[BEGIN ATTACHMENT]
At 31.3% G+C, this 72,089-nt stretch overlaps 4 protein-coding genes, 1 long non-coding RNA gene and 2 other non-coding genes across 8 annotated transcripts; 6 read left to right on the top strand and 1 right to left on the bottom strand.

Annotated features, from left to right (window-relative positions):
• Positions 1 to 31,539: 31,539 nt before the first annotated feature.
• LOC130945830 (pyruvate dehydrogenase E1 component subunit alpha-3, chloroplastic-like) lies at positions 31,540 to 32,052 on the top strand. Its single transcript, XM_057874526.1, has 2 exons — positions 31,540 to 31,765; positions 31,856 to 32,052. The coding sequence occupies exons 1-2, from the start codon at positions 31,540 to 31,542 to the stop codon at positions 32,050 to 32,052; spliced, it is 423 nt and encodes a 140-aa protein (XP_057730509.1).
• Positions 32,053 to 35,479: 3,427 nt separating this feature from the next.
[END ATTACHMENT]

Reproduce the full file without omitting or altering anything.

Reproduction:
At 31.3% G+C, this 72,089-nt stretch overlaps 4 protein-coding genes, 1 long non-coding RNA gene and 2 other non-coding genes across 8 annotated transcripts; 6 read left to right on the top strand and 1 right to left on the bottom strand.

Annotated features, from left to right (window-relative positions):
• Positions 1 to 31,539: 31,539 nt before the first annotated feature.
• LOC130945830 (pyruvate dehydrogenase E1 component subunit alpha-3, chloroplastic-like) lies at positions 31,540 to 32,052 on the top strand. Its single transcript, XM_057874526.1, has 2 exons — positions 31,540 to 31,765; positions 31,856 to 32,052. The coding sequence occupies exons 1-2, from the start codon at positions 31,540 to 31,542 to the stop codon at positions 32,050 to 32,052; spliced, it is 423 nt and encodes a 140-aa protein (XP_057730509.1).
• Positions 32,053 to 35,479: 3,427 nt separating this feature from the next.